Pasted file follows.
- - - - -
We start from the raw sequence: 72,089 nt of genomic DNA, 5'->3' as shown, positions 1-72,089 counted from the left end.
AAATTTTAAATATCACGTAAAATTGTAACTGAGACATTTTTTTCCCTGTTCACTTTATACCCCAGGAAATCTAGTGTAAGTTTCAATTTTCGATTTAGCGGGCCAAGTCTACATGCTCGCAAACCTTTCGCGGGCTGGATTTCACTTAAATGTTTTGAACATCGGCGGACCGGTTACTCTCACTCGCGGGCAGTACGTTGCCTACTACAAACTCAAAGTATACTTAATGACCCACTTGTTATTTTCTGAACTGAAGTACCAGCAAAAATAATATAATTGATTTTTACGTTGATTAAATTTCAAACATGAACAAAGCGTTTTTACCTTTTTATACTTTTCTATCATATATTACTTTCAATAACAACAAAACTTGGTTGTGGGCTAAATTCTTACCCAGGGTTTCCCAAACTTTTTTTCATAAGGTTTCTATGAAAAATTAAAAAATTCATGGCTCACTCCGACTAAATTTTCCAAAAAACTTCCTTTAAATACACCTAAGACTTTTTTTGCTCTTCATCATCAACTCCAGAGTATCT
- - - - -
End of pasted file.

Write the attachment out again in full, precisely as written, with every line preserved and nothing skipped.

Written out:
We start from the raw sequence: 72,089 nt of genomic DNA, 5'->3' as shown, positions 1-72,089 counted from the left end.
AAATTTTAAATATCACGTAAAATTGTAACTGAGACATTTTTTTCCCTGTTCACTTTATACCCCAGGAAATCTAGTGTAAGTTTCAATTTTCGATTTAGCGGGCCAAGTCTACATGCTCGCAAACCTTTCGCGGGCTGGATTTCACTTAAATGTTTTGAACATCGGCGGACCGGTTACTCTCACTCGCGGGCAGTACGTTGCCTACTACAAACTCAAAGTATACTTAATGACCCACTTGTTATTTTCTGAACTGAAGTACCAGCAAAAATAATATAATTGATTTTTACGTTGATTAAATTTCAAACATGAACAAAGCGTTTTTACCTTTTTATACTTTTCTATCATATATTACTTTCAATAACAACAAAACTTGGTTGTGGGCTAAATTCTTACCCAGGGTTTCCCAAACTTTTTTTCATAAGGTTTCTATGAAAAATTAAAAAATTCATGGCTCACTCCGACTAAATTTTCCAAAAAACTTCCTTTAAATACACCTAAGACTTTTTTTGCTCTTCATCATCAACTCCAGAGTATCT